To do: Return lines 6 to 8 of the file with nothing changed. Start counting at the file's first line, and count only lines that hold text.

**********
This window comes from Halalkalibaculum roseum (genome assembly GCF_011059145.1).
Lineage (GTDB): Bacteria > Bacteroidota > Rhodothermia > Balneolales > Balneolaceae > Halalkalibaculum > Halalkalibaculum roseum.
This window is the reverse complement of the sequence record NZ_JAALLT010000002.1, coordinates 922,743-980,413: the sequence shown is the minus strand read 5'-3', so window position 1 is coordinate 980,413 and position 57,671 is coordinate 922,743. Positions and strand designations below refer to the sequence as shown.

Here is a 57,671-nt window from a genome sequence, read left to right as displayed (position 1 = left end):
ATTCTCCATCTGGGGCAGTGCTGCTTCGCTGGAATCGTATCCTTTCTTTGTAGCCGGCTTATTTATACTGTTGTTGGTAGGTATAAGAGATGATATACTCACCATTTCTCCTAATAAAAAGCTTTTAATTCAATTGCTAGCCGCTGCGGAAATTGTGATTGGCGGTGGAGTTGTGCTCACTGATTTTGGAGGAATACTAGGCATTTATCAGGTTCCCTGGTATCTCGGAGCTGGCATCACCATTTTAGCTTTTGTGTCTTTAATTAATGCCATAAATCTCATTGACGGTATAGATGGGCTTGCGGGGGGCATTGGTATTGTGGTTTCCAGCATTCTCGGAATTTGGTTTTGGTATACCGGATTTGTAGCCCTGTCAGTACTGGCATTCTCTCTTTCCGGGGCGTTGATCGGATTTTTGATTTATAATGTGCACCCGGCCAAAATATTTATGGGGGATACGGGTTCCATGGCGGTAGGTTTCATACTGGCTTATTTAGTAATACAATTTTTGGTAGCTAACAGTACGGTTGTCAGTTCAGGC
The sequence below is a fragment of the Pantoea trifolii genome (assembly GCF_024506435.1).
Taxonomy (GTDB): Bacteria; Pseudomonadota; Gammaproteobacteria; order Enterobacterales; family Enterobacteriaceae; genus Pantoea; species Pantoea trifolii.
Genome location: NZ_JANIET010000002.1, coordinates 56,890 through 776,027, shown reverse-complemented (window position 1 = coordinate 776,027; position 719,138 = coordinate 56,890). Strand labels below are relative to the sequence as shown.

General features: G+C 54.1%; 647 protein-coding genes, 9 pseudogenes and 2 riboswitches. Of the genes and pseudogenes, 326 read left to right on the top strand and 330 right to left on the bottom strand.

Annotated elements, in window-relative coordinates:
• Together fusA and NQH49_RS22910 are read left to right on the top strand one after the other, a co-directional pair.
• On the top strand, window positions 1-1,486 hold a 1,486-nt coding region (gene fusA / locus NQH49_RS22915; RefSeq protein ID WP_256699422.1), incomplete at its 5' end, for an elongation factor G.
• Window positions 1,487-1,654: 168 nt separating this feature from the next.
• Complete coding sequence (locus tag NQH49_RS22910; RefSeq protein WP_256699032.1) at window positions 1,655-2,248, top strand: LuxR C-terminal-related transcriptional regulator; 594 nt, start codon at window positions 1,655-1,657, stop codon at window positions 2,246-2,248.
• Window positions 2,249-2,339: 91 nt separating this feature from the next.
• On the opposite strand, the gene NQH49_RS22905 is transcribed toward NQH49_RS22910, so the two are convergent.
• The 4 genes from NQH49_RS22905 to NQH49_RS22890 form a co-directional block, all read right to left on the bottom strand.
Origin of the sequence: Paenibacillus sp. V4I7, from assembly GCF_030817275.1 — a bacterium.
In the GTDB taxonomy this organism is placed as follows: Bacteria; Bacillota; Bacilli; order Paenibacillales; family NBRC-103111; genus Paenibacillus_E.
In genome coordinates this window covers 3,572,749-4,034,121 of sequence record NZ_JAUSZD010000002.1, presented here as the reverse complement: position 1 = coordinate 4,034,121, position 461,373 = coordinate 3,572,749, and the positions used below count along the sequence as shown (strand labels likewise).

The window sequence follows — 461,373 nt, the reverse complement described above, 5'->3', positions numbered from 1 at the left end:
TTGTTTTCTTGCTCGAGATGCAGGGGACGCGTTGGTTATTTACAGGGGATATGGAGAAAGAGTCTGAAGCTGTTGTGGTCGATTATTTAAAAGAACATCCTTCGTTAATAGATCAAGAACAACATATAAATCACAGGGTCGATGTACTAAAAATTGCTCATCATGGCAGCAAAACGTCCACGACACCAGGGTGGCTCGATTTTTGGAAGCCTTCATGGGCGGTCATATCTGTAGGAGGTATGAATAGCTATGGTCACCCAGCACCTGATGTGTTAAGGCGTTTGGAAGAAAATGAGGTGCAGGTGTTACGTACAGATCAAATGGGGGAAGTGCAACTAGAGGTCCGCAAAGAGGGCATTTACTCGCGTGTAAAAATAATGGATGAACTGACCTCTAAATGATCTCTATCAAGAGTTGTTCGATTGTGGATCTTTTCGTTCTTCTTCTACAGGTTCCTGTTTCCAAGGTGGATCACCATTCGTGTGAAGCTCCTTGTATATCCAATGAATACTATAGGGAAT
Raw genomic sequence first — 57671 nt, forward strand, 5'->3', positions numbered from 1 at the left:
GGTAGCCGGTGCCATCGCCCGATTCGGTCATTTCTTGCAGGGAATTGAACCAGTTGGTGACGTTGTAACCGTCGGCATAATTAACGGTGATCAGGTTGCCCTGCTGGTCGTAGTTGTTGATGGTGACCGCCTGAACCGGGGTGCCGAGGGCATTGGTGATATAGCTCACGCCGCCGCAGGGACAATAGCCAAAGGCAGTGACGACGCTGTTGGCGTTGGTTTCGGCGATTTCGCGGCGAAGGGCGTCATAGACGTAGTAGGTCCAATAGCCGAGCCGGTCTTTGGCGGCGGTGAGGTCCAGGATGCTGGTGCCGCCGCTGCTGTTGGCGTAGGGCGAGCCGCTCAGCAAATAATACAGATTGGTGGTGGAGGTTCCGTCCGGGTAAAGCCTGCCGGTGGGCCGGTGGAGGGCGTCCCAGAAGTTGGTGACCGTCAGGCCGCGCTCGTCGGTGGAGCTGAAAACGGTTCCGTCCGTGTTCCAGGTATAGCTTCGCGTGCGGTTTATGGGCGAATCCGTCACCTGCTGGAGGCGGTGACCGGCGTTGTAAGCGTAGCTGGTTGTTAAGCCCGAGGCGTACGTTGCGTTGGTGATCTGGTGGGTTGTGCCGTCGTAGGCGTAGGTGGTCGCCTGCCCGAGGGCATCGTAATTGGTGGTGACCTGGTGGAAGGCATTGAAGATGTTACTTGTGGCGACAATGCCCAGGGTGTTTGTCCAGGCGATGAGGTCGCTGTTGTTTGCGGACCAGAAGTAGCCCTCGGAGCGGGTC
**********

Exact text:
The sequence below is a fragment of the Pantoea trifolii genome (assembly GCF_024506435.1).
Taxonomy (GTDB): Bacteria; Pseudomonadota; Gammaproteobacteria; order Enterobacterales; family Enterobacteriaceae; genus Pantoea; species Pantoea trifolii.
Genome location: NZ_JANIET010000002.1, coordinates 56,890 through 776,027, shown reverse-complemented (window position 1 = coordinate 776,027; position 719,138 = coordinate 56,890). Strand labels below are relative to the sequence as shown.